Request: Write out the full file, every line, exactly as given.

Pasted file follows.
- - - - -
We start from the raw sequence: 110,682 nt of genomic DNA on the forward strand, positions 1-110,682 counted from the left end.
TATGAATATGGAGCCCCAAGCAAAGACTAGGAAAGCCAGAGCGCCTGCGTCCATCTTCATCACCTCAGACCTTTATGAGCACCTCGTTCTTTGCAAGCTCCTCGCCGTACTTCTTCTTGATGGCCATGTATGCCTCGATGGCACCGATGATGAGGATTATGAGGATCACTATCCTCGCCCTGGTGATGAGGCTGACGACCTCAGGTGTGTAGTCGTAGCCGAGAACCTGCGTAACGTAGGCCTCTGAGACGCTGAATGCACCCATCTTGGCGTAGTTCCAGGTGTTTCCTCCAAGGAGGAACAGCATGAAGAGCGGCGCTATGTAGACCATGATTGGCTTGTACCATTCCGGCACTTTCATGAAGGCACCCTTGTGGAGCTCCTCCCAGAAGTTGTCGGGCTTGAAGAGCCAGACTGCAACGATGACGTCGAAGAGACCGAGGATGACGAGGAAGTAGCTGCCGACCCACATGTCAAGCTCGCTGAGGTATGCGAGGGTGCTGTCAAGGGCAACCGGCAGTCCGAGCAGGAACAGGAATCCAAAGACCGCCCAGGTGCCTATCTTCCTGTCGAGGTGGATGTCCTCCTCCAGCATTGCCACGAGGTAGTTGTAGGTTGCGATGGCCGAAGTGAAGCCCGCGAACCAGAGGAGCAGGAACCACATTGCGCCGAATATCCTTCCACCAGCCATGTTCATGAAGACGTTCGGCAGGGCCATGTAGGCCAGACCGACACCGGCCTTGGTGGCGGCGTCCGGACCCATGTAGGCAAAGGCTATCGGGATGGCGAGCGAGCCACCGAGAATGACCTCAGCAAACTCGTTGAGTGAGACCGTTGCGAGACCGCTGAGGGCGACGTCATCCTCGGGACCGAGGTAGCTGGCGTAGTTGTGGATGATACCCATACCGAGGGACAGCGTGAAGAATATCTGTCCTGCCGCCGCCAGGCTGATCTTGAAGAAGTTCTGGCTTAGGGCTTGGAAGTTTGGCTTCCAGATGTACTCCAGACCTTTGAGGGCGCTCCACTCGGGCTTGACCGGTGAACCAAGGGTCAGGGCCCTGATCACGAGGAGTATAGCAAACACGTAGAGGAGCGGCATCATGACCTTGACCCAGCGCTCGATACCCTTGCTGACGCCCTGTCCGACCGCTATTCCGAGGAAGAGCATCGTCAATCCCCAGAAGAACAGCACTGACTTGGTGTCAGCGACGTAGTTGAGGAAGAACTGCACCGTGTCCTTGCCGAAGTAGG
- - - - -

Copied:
We start from the raw sequence: 110,682 nt of genomic DNA on the forward strand, positions 1-110,682 counted from the left end.
TATGAATATGGAGCCCCAAGCAAAGACTAGGAAAGCCAGAGCGCCTGCGTCCATCTTCATCACCTCAGACCTTTATGAGCACCTCGTTCTTTGCAAGCTCCTCGCCGTACTTCTTCTTGATGGCCATGTATGCCTCGATGGCACCGATGATGAGGATTATGAGGATCACTATCCTCGCCCTGGTGATGAGGCTGACGACCTCAGGTGTGTAGTCGTAGCCGAGAACCTGCGTAACGTAGGCCTCTGAGACGCTGAATGCACCCATCTTGGCGTAGTTCCAGGTGTTTCCTCCAAGGAGGAACAGCATGAAGAGCGGCGCTATGTAGACCATGATTGGCTTGTACCATTCCGGCACTTTCATGAAGGCACCCTTGTGGAGCTCCTCCCAGAAGTTGTCGGGCTTGAAGAGCCAGACTGCAACGATGACGTCGAAGAGACCGAGGATGACGAGGAAGTAGCTGCCGACCCACATGTCAAGCTCGCTGAGGTATGCGAGGGTGCTGTCAAGGGCAACCGGCAGTCCGAGCAGGAACAGGAATCCAAAGACCGCCCAGGTGCCTATCTTCCTGTCGAGGTGGATGTCCTCCTCCAGCATTGCCACGAGGTAGTTGTAGGTTGCGATGGCCGAAGTGAAGCCCGCGAACCAGAGGAGCAGGAACCACATTGCGCCGAATATCCTTCCACCAGCCATGTTCATGAAGACGTTCGGCAGGGCCATGTAGGCCAGACCGACACCGGCCTTGGTGGCGGCGTCCGGACCCATGTAGGCAAAGGCTATCGGGATGGCGAGCGAGCCACCGAGAATGACCTCAGCAAACTCGTTGAGTGAGACCGTTGCGAGACCGCTGAGGGCGACGTCATCCTCGGGACCGAGGTAGCTGGCGTAGTTGTGGATGATACCCATACCGAGGGACAGCGTGAAGAATATCTGTCCTGCCGCCGCCAGGCTGATCTTGAAGAAGTTCTGGCTTAGGGCTTGGAAGTTTGGCTTCCAGATGTACTCCAGACCTTTGAGGGCGCTCCACTCGGGCTTGACCGGTGAACCAAGGGTCAGGGCCCTGATCACGAGGAGTATAGCAAACACGTAGAGGAGCGGCATCATGACCTTGACCCAGCGCTCGATACCCTTGCTGACGCCCTGTCCGACCGCTATTCCGAGGAAGAGCATCGTCAATCCCCAGAAGAACAGCACTGACTTGGTGTCAGCGACGTAGTTGAGGAAGAACTGCACCGTGTCCTTGCCGAAGTAGG